The Newfoundland is a dog breed, native to the Canadian island of the same name. Strong and large in size, he is very inclined to aquatic rescue.
There are many hypotheses on the origins of this widespread breed. One of the most likely would be traced back to bear dogs brought to America by Viking ships. Others, on the other hand, believe that it evolved from an Asian breed linked to the Tibetan mastiff that arrived in the Americas together with the populations that crossed the Bering Strait during the glaciation.
This was used in hunting, for towing, for fishing and also for guarding the villages. It is very likely that both theories are valid: in fact, the blood of the dogs imported by the Vikings could have subsequently been crossed with a breed belonging to the nomadic populations from Asia, giving life to the progenitor of the current Newfoundland.
Between the eighteenth and nineteenth centuries between the Canadian islands of the North Atlantic there was a breed called “St. John’s dog”, used both by fishermen for retrieving nets and for rescue in the water, and by retriever hunters. The selections of both the Newfoundland and the Labrador are believed to have started from these dogs.
Many historical figures have owned dogs of this breed including Napoleon, George II, Wagner and Lord Byronwho loved very much his Newfoundland named Boatswain, so much so that when the latter died of rage, he dedicated an epitaph engraved on his grave to him.
The breed today is divided into three different varieties depending on the color of the coat: black (the most common color), brown (defined brown) and white with black spots (defined “landseer type”, not to be confused with the actual landseer). These colors are recognized in Europe while in America bronze and gray are also recognized. The puppy’s coat (very soft) remains for about seven months, after which it is replaced by the adult one (less soft and more shiny). The Newfoundland does the moult, change of the hair, 2 times a year: summer and winter.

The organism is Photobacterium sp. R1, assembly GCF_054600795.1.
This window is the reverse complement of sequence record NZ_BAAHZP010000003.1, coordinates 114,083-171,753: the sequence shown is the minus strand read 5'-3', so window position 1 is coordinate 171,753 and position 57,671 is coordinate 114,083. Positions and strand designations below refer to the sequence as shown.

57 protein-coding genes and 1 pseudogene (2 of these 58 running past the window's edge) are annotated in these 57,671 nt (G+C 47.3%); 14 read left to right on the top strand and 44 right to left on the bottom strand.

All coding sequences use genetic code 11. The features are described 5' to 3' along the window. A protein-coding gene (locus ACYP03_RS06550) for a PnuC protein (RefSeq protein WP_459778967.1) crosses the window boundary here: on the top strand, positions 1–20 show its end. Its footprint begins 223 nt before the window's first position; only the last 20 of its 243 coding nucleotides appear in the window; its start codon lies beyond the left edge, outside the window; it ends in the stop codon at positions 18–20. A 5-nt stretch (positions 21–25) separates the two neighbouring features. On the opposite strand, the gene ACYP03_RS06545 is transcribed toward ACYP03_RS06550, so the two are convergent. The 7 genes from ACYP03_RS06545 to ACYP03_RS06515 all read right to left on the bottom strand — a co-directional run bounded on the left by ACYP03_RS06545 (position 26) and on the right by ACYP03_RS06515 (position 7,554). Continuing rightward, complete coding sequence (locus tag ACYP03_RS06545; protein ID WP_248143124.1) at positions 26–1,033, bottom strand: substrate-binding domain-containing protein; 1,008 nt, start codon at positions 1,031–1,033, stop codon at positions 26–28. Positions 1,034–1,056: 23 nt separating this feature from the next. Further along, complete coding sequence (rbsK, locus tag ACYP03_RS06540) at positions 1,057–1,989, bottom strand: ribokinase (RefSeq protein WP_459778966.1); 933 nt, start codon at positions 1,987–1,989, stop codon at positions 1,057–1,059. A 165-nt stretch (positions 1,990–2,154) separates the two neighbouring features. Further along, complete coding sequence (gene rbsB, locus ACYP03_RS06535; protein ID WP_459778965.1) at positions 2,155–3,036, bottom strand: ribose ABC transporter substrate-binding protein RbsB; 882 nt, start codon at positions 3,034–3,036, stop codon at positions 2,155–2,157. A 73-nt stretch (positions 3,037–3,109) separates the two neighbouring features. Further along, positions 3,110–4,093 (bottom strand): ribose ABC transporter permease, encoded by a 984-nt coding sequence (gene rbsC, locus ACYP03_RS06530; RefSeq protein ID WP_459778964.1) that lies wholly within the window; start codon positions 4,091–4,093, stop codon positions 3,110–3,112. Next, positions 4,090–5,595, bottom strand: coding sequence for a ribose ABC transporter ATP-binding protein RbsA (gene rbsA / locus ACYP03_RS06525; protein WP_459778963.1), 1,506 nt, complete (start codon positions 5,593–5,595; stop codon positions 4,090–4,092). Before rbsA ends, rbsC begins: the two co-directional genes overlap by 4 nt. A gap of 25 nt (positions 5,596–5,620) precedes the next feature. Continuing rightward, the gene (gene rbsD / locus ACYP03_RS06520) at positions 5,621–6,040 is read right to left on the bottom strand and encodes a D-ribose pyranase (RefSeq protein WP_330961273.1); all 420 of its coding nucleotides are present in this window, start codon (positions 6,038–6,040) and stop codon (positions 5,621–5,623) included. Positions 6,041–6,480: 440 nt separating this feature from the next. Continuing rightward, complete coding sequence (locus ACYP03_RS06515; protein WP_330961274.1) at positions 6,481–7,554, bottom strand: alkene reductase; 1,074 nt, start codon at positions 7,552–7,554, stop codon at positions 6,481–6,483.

The breed is especially famous for its characteristic of being very water-loving.
In fact, it has certain physical characteristics such as waterproof fur, webbed legs and the ability to use the tail as a rudder, which make it a perfect swimmer.
These peculiarities are the result of the selection made by man on this breed according to the climatic and environmental conditions in which it was bred and used for hunting and fishing.
It is often used for rescue.
From the character point of view he is friendly, in fact he hardly reacts with anger to a situation unless there is a real danger for the master. On this occasion she asserts her size and her power, pumping herself up and showing off with a proud and “regal” bearing.
It is a breed that gets very attached to its master and in general to the family that takes care of it, contrary to the imposing size it does not need a lot of space.
Instead, it absolutely needs contact with the owner with whom it constantly interacts. If you don’t have time to devote to it every day, the Newfoundland is a wrong dog.
His rescue instinct is so strong that sometimes, if not properly trained, he can save even those who don’t need it.
The Newfoundland in the first year of life requires special attention in the diet. In fact, being a very fast growing dog (up to 300 grams per day in some periods) it needs a rich and balanced diet. The voracity of the puppy must not make you compassionate and you have to be very careful that it does not get fat. Puppy fat is a predisposing factor to hip and elbow dysplasia. Dysplasia is a disease that has a certain inheritance, which is why it is a good idea to check the health of parents and grandparents before welcoming a Newfoundland into the home. Once adult it becomes powerful and very strong that it can pull many kg both from the ground and in the water.
The character is very docile and affectionate.
Nutrition and care
His large size requires a high protein diet to help him withstand his weight, as well as the right amount of exercise. But be careful not to strain it too much as a puppy. Chocolate and sweets are absolutely forbidden as the canine liver cannot break down theobromine.
It is important to brush the very thick coat, eliminating grass and pieces of wood that inevitably lurk there after walks.
The ideal treatment for the hair, in addition to brushing, consists in blowing with a blower, this in fact helps to avoid dermatitis.
When the coat is deeply wet, it is necessary to dry it, but the characteristics of the coat mean that there is no need to be alarmed if the adult dog remains to play in the rain.
- Pet therapy
- Civil Protection (water rescue)
Not suitable for …
- Agility Dog
- Fly ball